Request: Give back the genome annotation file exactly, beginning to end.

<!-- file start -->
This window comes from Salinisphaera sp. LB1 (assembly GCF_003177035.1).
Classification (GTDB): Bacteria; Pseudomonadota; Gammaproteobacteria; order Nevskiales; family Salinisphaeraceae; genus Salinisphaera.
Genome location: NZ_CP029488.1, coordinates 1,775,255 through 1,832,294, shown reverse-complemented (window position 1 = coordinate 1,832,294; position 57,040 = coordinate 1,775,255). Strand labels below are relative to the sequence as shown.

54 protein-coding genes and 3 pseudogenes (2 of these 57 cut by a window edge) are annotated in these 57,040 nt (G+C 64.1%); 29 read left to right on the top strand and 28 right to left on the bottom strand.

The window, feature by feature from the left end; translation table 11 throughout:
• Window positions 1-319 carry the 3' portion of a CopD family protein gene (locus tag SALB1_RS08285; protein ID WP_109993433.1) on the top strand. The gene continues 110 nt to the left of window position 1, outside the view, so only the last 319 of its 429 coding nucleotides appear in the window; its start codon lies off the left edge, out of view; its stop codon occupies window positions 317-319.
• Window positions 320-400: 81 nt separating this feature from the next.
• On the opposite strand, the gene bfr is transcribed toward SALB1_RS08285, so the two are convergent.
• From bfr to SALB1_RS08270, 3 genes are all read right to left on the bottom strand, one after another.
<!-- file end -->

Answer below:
This window comes from Salinisphaera sp. LB1 (assembly GCF_003177035.1).
Classification (GTDB): Bacteria; Pseudomonadota; Gammaproteobacteria; order Nevskiales; family Salinisphaeraceae; genus Salinisphaera.
Genome location: NZ_CP029488.1, coordinates 1,775,255 through 1,832,294, shown reverse-complemented (window position 1 = coordinate 1,832,294; position 57,040 = coordinate 1,775,255). Strand labels below are relative to the sequence as shown.

54 protein-coding genes and 3 pseudogenes (2 of these 57 cut by a window edge) are annotated in these 57,040 nt (G+C 64.1%); 29 read left to right on the top strand and 28 right to left on the bottom strand.

The window, feature by feature from the left end; translation table 11 throughout:
• Window positions 1-319 carry the 3' portion of a CopD family protein gene (locus tag SALB1_RS08285; protein ID WP_109993433.1) on the top strand. The gene continues 110 nt to the left of window position 1, outside the view, so only the last 319 of its 429 coding nucleotides appear in the window; its start codon lies off the left edge, out of view; its stop codon occupies window positions 317-319.
• Window positions 320-400: 81 nt separating this feature from the next.
• On the opposite strand, the gene bfr is transcribed toward SALB1_RS08285, so the two are convergent.
• From bfr to SALB1_RS08270, 3 genes are all read right to left on the bottom strand, one after another.